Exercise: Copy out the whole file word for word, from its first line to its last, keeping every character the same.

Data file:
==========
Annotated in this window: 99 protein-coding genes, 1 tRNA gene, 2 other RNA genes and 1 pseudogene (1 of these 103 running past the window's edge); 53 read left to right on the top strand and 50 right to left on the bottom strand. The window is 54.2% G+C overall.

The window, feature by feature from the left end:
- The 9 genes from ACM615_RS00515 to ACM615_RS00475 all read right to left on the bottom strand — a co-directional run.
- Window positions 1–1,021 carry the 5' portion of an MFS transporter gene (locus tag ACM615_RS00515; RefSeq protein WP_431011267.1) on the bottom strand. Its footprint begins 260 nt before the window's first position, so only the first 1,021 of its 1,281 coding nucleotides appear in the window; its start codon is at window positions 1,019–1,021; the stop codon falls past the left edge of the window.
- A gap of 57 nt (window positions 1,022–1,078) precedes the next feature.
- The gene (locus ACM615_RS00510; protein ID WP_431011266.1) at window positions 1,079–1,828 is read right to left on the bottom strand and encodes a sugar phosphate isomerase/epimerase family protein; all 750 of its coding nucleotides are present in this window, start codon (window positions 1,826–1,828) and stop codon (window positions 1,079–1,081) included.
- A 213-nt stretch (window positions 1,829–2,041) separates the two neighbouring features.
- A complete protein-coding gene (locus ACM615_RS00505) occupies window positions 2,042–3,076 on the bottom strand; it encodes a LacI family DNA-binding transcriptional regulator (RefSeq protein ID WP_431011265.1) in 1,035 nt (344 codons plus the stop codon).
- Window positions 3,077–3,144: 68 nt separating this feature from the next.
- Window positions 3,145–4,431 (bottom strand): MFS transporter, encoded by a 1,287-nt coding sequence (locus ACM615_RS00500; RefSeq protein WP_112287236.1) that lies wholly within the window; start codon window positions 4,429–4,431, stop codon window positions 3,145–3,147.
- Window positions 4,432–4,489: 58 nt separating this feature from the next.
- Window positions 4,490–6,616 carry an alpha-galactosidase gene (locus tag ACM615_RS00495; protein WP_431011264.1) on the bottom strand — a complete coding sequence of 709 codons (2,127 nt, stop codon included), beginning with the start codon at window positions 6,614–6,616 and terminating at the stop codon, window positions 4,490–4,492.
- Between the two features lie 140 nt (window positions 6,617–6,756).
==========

Annotated in this window: 99 protein-coding genes, 1 tRNA gene, 2 other RNA genes and 1 pseudogene (1 of these 103 running past the window's edge); 53 read left to right on the top strand and 50 right to left on the bottom strand. The window is 54.2% G+C overall.

The window, feature by feature from the left end:
- The 9 genes from ACM615_RS00515 to ACM615_RS00475 all read right to left on the bottom strand — a co-directional run.
- Window positions 1–1,021 carry the 5' portion of an MFS transporter gene (locus tag ACM615_RS00515; RefSeq protein WP_431011267.1) on the bottom strand. Its footprint begins 260 nt before the window's first position, so only the first 1,021 of its 1,281 coding nucleotides appear in the window; its start codon is at window positions 1,019–1,021; the stop codon falls past the left edge of the window.
- A gap of 57 nt (window positions 1,022–1,078) precedes the next feature.
- The gene (locus ACM615_RS00510; protein ID WP_431011266.1) at window positions 1,079–1,828 is read right to left on the bottom strand and encodes a sugar phosphate isomerase/epimerase family protein; all 750 of its coding nucleotides are present in this window, start codon (window positions 1,826–1,828) and stop codon (window positions 1,079–1,081) included.
- A 213-nt stretch (window positions 1,829–2,041) separates the two neighbouring features.
- A complete protein-coding gene (locus ACM615_RS00505) occupies window positions 2,042–3,076 on the bottom strand; it encodes a LacI family DNA-binding transcriptional regulator (RefSeq protein ID WP_431011265.1) in 1,035 nt (344 codons plus the stop codon).
- Window positions 3,077–3,144: 68 nt separating this feature from the next.
- Window positions 3,145–4,431 (bottom strand): MFS transporter, encoded by a 1,287-nt coding sequence (locus ACM615_RS00500; RefSeq protein WP_112287236.1) that lies wholly within the window; start codon window positions 4,429–4,431, stop codon window positions 3,145–3,147.
- Window positions 4,432–4,489: 58 nt separating this feature from the next.
- Window positions 4,490–6,616 carry an alpha-galactosidase gene (locus tag ACM615_RS00495; protein WP_431011264.1) on the bottom strand — a complete coding sequence of 709 codons (2,127 nt, stop codon included), beginning with the start codon at window positions 6,614–6,616 and terminating at the stop codon, window positions 4,490–4,492.
- Between the two features lie 140 nt (window positions 6,617–6,756).